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When it comes to home sweet home, sometimes TV gets it just right.
And other times, the small screen is oh-so-wrong.
Face it: The titular 2 Broke Girls couldn’t afford the rent on their apartment in a trendy neighborhood of Brooklyn, if they paid the rent, that is.
So what would it cost to snag some of today’s popular TV homes? And how practical are the settings for the characters who live there?
From sitcoms to dramas, check out the real-world price tags for the fictional dwellings that some of the hottest TV shows call “home.”
The Big Bang Theory: Seven years — at least — and the elevator still doesn’t work. Other than that, the downtown Pasadena, Calif., apartment is a fairly realistic — and affordable — choice for a couple of university scientists, said Bill Podley, president of Podley Properties, a Pasadena-based firm.
What it would cost in real life: That two-bedroom one-bath in an older, no-frills building with a simple lobby and communal laundry room likely would rent from $1,800 to $2,200 a month, Mr. Podley said.
Castle: Where would you live if money were no object? For best-selling author Richard Castle, the answer is: a supercool, mega-bucks loft in Manhattan.
And while the inside of that home sweet home is a soundstage, the creators have gotten the details right, says Siim Hanja, senior vice president and director for Brown Harris Stevens in New York. “It reminds me of places I’ve seen.”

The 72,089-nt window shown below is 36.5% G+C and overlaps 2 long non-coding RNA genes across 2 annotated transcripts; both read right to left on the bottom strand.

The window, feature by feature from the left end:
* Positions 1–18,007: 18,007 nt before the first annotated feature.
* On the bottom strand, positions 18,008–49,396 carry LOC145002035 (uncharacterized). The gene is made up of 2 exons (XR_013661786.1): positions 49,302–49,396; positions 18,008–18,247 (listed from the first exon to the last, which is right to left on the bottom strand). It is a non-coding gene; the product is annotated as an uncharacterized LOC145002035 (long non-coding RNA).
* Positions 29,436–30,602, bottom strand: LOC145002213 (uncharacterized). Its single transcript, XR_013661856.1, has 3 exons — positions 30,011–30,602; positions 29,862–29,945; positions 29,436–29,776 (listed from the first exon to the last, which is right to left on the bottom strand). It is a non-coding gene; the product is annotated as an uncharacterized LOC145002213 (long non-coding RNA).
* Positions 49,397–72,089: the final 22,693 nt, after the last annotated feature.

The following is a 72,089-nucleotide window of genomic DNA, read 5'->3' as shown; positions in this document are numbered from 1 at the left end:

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What it would cost in real life: Anywhere from $6 million to $10 million, With the circular staircase, the exposed brick and beams, and the skylight, “this one has some really interesting details in it,” he said.
Mike & Molly: This sitcom love story is also a love note to the Windy City.
The Flynn family home — in an unidentified Chicago neighborhood — is “like the typical bungalow that we have,” said Matt Laricy, managing partner with Americorp Real Estate in Chicago.
“In Chicago, most of our housing was built in the late ’50s,” said Mr. Laricy. “Brick ranch, Georgian, bungalow, and Cape Cod — those are the basic ones.” For the most part, Mr. Laricy said, you walk down the street, you’re going to see these types of houses.
What it would cost: “Each neighborhood is different,” he said. “Depending on condition,” figure $225,000 to $300,000, he said. And now that the basement is a studio apartment, add about $25,000.
2 Broke Girls: It’s not your typical Big Apple pad usually seen on TV.
It’s a run-down, forgotten squat. But with a little work that tiny, ground-floor, one-bedroom apartment — even on the outer edge of supercool New York City neighborhood Williamsburg — would go for up to $2,000 a month, said Marta Maletz, associate broker for Brown Harris Stevens.
“There’s so much demand and so little supply,” she said. “Prices are pretty equivalent to the East Village and downtown Manhattan. It’s crazy.”
In the show, the girls are squatting rent-free. But a basement apartment that’s so dilapidated, it’s been all but forgotten? Not going to happen, Ms. Maletz said.
“There’s no way a landlord wouldn’t spend the minimum amount just to get rent out of it.”